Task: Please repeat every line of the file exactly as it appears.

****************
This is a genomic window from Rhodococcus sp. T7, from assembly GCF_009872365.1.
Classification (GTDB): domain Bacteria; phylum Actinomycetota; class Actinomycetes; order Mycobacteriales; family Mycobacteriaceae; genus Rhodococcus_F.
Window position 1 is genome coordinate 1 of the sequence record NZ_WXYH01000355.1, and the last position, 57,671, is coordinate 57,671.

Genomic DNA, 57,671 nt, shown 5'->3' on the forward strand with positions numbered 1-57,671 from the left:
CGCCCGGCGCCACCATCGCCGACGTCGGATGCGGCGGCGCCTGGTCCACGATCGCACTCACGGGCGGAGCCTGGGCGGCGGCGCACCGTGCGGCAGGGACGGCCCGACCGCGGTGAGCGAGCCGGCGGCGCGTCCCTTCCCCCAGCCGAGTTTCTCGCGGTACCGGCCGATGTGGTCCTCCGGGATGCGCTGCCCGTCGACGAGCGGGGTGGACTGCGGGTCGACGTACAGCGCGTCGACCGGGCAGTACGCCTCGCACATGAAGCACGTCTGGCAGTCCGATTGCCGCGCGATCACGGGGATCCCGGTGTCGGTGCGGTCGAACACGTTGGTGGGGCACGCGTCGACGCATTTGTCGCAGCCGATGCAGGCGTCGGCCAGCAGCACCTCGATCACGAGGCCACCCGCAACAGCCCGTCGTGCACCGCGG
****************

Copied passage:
This is a genomic window from Rhodococcus sp. T7, from assembly GCF_009872365.1.
Classification (GTDB): domain Bacteria; phylum Actinomycetota; class Actinomycetes; order Mycobacteriales; family Mycobacteriaceae; genus Rhodococcus_F.
Window position 1 is genome coordinate 1 of the sequence record NZ_WXYH01000355.1, and the last position, 57,671, is coordinate 57,671.

Genomic DNA, 57,671 nt, shown 5'->3' on the forward strand with positions numbered 1-57,671 from the left:
CGCCCGGCGCCACCATCGCCGACGTCGGATGCGGCGGCGCCTGGTCCACGATCGCACTCACGGGCGGAGCCTGGGCGGCGGCGCACCGTGCGGCAGGGACGGCCCGACCGCGGTGAGCGAGCCGGCGGCGCGTCCCTTCCCCCAGCCGAGTTTCTCGCGGTACCGGCCGATGTGGTCCTCCGGGATGCGCTGCCCGTCGACGAGCGGGGTGGACTGCGGGTCGACGTACAGCGCGTCGACCGGGCAGTACGCCTCGCACATGAAGCACGTCTGGCAGTCCGATTGCCGCGCGATCACGGGGATCCCGGTGTCGGTGCGGTCGAACACGTTGGTGGGGCACGCGTCGACGCATTTGTCGCAGCCGATGCAGGCGTCGGCCAGCAGCACCTCGATCACGAGGCCACCCGCAACAGCCCGTCGTGCACCGCGG